By Nick Loris
Senator Dianne Feinstein introduced legislation in Congress on Monday to protect a million acres of the Mojave Desert in California by scuttling some 13 big solar plants and wind farms planned for the region.
But before the bill to create two new Mojave national monuments has even had its first hearing, the California Democrat has largely achieved her aim. Regardless of the legislation’s fate, her opposition means that few if any power plants are likely to be built in the monument area, a complication in California’s effort to achieve its aggressive goals for renewable energy.
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Developers of the projects have already postponed several proposals or abandoned them entirely. The California agency charged with planning a renewable energy transmission grid has rerouted proposed power lines to avoid the monument.”
Years of subsidies and tax credits haven’t helped wind and solar projects compete with more reliable sources of energy. Solar power supplies less than one percent of the country’s electricity demand; wind does slightly better. That’s not necessarily a red flag to stop building more, but it is indicative of how far we have to go and how costly it would be “transform to a clean energy economy” as President Obama said in his remarks to the delegation at the United Nations climate change conference in Copenhagen.
If the private businesses deem it in their interest to pursue renewable energy projects (without federal help), they should be able to do so. But where these projects may be the most economically viable, such as the Mojave Dessert, the government is shutting them down.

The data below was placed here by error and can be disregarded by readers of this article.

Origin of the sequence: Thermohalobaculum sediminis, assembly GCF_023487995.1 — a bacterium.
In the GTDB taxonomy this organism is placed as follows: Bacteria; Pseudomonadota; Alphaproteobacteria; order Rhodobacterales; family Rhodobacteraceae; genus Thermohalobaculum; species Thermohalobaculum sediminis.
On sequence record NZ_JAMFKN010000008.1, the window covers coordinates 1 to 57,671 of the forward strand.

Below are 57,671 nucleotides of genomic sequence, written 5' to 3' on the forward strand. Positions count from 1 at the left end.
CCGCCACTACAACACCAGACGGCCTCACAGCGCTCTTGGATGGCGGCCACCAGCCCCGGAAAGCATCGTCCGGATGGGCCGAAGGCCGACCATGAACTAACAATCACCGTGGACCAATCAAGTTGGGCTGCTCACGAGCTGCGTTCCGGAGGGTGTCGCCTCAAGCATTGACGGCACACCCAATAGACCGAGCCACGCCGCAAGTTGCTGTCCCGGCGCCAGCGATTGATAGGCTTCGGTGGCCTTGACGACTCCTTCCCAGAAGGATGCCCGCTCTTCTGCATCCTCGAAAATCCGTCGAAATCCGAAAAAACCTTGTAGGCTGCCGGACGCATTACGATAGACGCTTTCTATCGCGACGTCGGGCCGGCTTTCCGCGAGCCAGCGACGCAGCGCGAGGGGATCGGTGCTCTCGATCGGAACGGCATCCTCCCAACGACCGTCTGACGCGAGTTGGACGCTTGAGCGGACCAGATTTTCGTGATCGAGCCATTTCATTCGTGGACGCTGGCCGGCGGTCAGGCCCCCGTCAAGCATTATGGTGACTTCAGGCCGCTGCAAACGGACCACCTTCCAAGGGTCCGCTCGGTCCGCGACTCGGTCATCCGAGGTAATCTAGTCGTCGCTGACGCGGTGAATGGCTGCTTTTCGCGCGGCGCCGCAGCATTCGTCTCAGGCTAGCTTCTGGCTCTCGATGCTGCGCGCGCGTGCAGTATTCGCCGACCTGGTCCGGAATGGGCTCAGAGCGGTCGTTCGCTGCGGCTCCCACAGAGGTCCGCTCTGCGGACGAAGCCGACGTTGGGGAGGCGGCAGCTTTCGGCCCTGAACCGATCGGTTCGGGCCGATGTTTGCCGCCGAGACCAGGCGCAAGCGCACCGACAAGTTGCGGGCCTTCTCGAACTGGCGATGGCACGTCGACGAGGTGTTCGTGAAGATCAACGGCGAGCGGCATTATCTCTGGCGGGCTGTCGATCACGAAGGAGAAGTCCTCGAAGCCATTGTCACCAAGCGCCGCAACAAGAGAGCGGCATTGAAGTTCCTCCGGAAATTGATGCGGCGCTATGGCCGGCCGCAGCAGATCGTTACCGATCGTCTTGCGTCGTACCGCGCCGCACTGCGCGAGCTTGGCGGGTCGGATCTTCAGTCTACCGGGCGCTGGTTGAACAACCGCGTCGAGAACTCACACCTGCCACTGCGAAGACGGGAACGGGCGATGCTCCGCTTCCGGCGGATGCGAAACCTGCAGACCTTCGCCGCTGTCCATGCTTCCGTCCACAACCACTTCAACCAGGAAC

Robert F. Kennedy Jr., environmentalist and a partner with a venture capital firm invested in solar, told The New York Times, “This is arguably the best solar land in the world, and Senator Feinstein shouldn’t be allowed to take this land off the table without a proper and scientific environmental review.”
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This is not the first time, nor will it be the last, the renewable projects have either been thwarted or put on hold because of self-interested in politicians. Cape Wind spent millions in litigation costs, delays and regulatory hurdles in attempting to build a 130-turbine offshore project in the Nantucket Sound that Senator Ted Kennedy long opposed despite the turbines being barely visible from the horizon.
The Mojave Dessert situation is slightly different because Sen. Feinstein says, “the lands were purchased with nearly $45 million in private funds and $18 million in federal funds and donated to the federal government for the purpose of conservation, and that commitment must be upheld. Period.” But if an environmental group wants to preserve these lands, they shouldn’t rely on the taxpayer to fund the purchase nor fund the conservation of the land. In fact, many environmental groups do just that. Private property rights make it possible for the Nature Conservancy and Ducks Unlimited to protect habitat by purchasing land and establishing wildlife preserves.’
Nantucket and the Mojave Dessert aren’t unique. The U.S. Chamber of Commerce’s Project No Project shows that the “Not in My Back Yard” crowd is everywhere. It’s not just anti-oil and anti-coal, it’s anti-energy and anti-development.
Even with subsidies, tax breaks and mandates, shifting our energy away from fossil fuels towards renewable energy will be a prohibitively costly and difficult task. Senator Feinstein is about to make it that much more difficult.